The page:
Eurasian Wren

A very small insectivorous bird, the Eurasian wren (Troglodytes troglodytes) is the only member of the wren family Troglodytidae present in Eurasia and Africa (Maghreb).


Eurasian Wren


The Eurasian wren is a genus from the Holarctic. It occupies a wide range of environments, generally some sort of bushy or uncultivated field with low soil cover; parks, hedgerows, thickets, plantations, woodlands and reed beds. With clumps of brambles or gorse, rugged pasture, moorland, boulder-strewn hills, rocky shores and sea cliffs, it inhabits more exposed locations.


Eurasian Wren


The bulk of the diet is produced by insects; these are primarily butterfly and moth larvae, such as geometer moths and owlet moths, as well as beetle larvae, fly larvae, larvae of caddisflies and aphids. Spiders have other food products, and certain seeds are also taken.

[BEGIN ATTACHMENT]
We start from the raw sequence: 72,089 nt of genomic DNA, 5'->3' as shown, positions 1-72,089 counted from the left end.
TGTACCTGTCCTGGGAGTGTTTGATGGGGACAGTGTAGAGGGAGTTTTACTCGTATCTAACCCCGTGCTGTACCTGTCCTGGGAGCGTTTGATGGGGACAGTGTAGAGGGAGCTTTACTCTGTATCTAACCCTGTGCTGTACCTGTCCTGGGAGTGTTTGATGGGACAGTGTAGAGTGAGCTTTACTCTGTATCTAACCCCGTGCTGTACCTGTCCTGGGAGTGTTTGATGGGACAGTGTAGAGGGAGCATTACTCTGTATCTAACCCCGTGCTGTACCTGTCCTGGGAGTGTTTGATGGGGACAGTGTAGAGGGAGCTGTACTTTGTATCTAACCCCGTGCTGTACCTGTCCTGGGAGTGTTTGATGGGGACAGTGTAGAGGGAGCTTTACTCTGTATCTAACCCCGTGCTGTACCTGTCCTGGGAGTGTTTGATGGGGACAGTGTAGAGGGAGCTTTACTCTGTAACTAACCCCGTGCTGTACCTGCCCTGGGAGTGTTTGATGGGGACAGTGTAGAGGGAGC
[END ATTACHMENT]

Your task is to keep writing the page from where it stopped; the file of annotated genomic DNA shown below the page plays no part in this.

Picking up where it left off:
Eurasian Wren


The wren is an ever-active species, foraging for insects constantly on the move, in the open or among dense foliage. With rapid jerks, it runs, poking through crevices, inspecting old masonry, jumping onto fallen logs and delving down among them. In the canopy, it often travels higher, but remains more near the ground, sometimes flushed from under overhangs on banks. 

It hops up the lower portion of the tree trunks occasionally, looking like a miniature nuthatch. It flies away sometimes, its brief flights fast and straight but not sustained, its small round wings whirling as it flies.



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